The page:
The common responsibility against coronavirus leaves no room for political strife, which has been refreshingly absent in recent days.
Now that coronavirus has indefinitely consigned football to oblivion along with so much else, the late LiverpooI coach Bill Shankly’s ultra-quoted tongue-in-cheek reflection on the sport – “Some people believe football is a matter of life and death … I can assure you it is much, much more important than that” – is strangely transferable to Covid-19. Contrary to widespread paranoia, this pandemic is not so much a matter of life and death as something a whole lot worse – it confronts humanity as a whole with a cruel choice between an economic meltdown dwarfing anything experienced here in 2001-2002 or worldwide in 2008- 2009 and a total collapse of the health system, which would jolt the death rate into an otherwise avoidable spiral.
Hard as it may be for those outside the medical profession to grasp, the real danger of Covid-19 is its contagion rather than its virulence. The latter needs to be placed into statistical perspective, With a mortality rate of just over four percent worldwide (although much higher in some countries than others), this is clearly not the Black Death, which killed between a third and half of humanity. However, it has obviously already grown beyond being the damp squib of SARS in 2003 (when the initial projections, the work of experts not some wild rumour mill, calculated 142 million deaths worldwide but less than 800 actually died).
Year in, year out almost 10 percent of the 350,000 or so people dying annually in Argentina succumb to a flu-related disease and/or pneumonia – 10,000 people for every coronavirus death during the first 15 days of the micro-organism’s presence here.
And yet anybody taking refuge in these hard data would be completely missing the point. Any claim that nobody is going to die who would not have died anyway this year would not be as far as it might seem from the facts until now but this is writing in sand because a virus can mutate with amazing speed, hitting new target groups. But even without a turn for the worse, the moment of truth for this pandemic will come when the multiplier effect of contagion leads to thousands of pneumonia cases overrunning a hospital system which only counts iron lungs in the hundreds. Be afraid, be very afraid.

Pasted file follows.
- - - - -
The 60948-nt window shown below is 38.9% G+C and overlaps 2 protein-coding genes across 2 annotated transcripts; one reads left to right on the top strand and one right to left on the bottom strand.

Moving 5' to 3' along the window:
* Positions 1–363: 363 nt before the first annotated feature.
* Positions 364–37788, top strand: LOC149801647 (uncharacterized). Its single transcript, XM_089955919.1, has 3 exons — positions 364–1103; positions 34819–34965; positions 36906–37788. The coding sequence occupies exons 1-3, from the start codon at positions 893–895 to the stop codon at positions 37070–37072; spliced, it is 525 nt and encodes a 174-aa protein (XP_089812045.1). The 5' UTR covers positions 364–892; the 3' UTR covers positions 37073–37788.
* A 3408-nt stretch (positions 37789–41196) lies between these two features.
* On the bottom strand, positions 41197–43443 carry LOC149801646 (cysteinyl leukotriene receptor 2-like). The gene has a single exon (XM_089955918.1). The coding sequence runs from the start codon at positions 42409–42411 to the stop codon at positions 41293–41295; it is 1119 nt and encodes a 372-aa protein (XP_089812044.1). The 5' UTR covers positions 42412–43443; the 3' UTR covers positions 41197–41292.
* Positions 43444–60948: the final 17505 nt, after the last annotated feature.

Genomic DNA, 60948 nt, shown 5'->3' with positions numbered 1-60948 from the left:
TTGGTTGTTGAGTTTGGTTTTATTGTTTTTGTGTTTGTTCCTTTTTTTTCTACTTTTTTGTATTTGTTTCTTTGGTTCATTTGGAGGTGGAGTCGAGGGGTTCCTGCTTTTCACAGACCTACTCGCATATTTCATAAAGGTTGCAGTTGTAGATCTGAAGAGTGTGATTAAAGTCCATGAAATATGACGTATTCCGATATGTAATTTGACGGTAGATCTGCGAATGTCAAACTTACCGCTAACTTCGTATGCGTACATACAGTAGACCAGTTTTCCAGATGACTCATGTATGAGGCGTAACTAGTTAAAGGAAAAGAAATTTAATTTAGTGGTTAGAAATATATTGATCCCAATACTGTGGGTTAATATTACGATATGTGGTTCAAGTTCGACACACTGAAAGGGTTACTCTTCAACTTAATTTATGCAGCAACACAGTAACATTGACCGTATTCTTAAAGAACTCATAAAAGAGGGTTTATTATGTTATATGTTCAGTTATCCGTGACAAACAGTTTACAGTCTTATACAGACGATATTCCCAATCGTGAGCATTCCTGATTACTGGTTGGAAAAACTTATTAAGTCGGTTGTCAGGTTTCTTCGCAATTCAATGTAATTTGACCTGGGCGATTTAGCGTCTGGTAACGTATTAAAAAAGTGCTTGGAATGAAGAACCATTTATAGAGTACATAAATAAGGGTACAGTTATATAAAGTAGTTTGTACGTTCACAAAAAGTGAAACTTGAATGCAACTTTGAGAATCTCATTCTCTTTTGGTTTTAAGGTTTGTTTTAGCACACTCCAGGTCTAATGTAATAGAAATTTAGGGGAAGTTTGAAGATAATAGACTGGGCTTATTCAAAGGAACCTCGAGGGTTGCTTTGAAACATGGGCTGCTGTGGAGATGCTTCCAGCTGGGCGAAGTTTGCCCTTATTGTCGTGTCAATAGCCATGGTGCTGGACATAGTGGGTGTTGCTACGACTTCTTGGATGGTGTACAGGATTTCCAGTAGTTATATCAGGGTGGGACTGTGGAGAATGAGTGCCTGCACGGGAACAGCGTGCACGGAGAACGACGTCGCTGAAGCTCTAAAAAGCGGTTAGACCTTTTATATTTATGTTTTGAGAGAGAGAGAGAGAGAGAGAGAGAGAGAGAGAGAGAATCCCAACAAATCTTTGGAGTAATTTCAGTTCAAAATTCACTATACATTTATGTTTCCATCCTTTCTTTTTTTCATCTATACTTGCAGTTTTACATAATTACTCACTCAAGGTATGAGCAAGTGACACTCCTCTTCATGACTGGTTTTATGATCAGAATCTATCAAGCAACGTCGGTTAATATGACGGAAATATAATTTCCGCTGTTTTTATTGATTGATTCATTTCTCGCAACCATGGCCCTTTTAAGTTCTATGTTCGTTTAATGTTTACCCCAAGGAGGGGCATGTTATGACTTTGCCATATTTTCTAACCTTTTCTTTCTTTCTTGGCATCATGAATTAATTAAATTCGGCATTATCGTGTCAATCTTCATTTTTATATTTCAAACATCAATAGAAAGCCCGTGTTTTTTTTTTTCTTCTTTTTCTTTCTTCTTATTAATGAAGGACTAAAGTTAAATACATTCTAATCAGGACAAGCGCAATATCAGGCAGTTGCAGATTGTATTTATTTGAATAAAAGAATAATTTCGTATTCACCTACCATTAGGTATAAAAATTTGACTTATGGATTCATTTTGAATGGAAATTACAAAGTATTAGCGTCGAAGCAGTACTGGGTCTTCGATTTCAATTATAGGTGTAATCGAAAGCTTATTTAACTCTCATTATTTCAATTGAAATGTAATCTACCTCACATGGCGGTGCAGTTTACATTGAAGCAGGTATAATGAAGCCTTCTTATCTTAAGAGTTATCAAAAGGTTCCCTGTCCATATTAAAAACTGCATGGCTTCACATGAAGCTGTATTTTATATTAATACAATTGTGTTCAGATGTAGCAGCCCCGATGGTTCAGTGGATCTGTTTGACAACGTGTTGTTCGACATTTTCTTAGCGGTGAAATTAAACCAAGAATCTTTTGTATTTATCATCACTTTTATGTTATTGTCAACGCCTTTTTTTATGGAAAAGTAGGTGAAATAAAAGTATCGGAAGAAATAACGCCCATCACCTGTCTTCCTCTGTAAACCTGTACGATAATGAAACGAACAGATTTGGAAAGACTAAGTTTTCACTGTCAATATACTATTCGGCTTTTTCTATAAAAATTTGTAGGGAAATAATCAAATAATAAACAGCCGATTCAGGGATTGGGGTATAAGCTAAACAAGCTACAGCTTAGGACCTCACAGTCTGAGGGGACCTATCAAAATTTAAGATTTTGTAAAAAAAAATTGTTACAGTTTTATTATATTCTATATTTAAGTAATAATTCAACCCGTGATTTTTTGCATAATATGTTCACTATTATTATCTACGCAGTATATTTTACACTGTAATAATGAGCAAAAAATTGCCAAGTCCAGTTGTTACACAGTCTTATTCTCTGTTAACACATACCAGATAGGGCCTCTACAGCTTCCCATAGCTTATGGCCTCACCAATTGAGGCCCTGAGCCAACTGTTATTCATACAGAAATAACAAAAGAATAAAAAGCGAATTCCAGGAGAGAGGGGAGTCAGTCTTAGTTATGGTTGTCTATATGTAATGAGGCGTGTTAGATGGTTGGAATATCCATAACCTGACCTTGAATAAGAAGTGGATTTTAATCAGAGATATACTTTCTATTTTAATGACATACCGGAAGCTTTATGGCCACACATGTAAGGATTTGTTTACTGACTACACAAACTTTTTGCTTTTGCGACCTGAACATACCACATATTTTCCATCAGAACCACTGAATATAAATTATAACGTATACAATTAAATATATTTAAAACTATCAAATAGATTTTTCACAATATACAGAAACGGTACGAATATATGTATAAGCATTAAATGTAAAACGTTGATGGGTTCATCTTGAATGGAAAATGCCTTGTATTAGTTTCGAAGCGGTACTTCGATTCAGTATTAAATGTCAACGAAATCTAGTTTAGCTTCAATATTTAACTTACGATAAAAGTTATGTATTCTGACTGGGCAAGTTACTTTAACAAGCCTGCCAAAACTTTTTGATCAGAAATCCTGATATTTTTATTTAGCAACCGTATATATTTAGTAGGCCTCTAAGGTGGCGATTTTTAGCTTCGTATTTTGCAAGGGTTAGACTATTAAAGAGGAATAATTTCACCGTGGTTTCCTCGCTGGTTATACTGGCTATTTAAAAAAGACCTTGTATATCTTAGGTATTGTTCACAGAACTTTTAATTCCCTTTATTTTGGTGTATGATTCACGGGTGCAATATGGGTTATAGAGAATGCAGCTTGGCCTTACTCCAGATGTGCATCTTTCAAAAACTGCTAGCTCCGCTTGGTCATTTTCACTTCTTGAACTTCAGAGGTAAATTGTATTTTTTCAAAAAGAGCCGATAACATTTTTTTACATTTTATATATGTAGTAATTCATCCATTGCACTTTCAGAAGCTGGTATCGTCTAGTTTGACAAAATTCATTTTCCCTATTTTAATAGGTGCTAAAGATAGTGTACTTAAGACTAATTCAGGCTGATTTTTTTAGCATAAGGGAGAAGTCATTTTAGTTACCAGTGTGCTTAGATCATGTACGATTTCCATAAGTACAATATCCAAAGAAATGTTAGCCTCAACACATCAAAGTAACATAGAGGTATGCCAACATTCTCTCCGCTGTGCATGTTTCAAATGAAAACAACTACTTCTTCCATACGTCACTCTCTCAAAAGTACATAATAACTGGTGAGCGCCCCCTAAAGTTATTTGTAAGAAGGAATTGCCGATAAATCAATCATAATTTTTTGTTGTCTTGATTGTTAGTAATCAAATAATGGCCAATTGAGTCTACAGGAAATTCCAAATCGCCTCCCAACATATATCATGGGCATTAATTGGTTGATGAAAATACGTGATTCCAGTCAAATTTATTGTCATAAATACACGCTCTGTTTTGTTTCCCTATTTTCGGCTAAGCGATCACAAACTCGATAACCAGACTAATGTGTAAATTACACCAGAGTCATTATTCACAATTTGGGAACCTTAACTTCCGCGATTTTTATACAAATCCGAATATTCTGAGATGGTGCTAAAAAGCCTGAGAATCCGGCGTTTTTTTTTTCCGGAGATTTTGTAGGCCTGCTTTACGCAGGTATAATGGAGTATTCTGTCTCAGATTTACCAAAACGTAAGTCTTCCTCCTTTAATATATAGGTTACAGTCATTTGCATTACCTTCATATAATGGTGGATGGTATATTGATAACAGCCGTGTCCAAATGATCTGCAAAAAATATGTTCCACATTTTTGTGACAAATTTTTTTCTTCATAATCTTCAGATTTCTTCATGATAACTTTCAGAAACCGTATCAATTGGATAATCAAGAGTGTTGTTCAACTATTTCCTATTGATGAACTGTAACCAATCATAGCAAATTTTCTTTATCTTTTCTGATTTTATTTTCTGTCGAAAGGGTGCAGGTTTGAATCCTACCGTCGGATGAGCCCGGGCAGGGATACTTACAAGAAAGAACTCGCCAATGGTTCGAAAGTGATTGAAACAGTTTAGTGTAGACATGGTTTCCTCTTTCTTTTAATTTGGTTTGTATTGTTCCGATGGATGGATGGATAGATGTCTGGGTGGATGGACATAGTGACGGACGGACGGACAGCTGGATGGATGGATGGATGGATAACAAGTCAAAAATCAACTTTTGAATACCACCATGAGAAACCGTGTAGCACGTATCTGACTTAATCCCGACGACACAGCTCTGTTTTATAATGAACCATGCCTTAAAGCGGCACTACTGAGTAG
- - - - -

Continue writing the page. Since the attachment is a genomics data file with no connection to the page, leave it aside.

Not only is contagion the real issue rather than the mortality rate, it also represents the level at which everybody can do something (which also includes not doing some things) – absolutely nobody can shirk their responsibilities. That simple message “Stay home” says it all – minimising all social contacts means minimising contagion. This existential need for everybody to take responsibility represents a dramatic change of paradigm for a country where too many people expect everything from the State, which monopolises the blame with “la gente” innocent victims of a government they do not deserve.
Yet socially responsible behaviour also carries a terrible economic price. The damage caused by preventive initiatives runs far deeper than the record stock market plunges of recent weeks, the virtual extinction faced by entire sectors (airlines, cruisers, hotels, restaurants, etc.), the crisis facing oil and other commodity prices with China at a standstill, the millions upon millions of jobs at stake and so on. When the phrase “going viral” was first coined for an electronic context some three decades ago, nobody imagined that one day it would actually be a virus turning the whole world viral at an accelerated pace. But that is what is happening – and happening today, thanks to Covid-19. In recent years there have been growing fears of the approach of a future in which robots and other technology replace human labour – that future is perhaps closer than ever now. The other side of the coin to the “Stay home” message.
The common responsibility against coronavirus leaves no room for political strife, which has been refreshingly absent in recent days. Only two interpretations of the government’s initiatives against this peril are legitimate – that the Alberto Fernández administration is doing the right things for the right reasons or that it is doing the right things for the wrong reasons (these would basically be jumping on coronavirus as a splendid excuse for debt hardball and as the perfect alibi for mismanagement of an already recessive economy, maximising preventive action in order to magnify these arguments). But either way, let nobody in Argentina hesitate to give all the preventive measures the benefit of the doubt, even when as drastic as the curfew ordered yesterday – after all, that is something we cannot expect from Covid-19.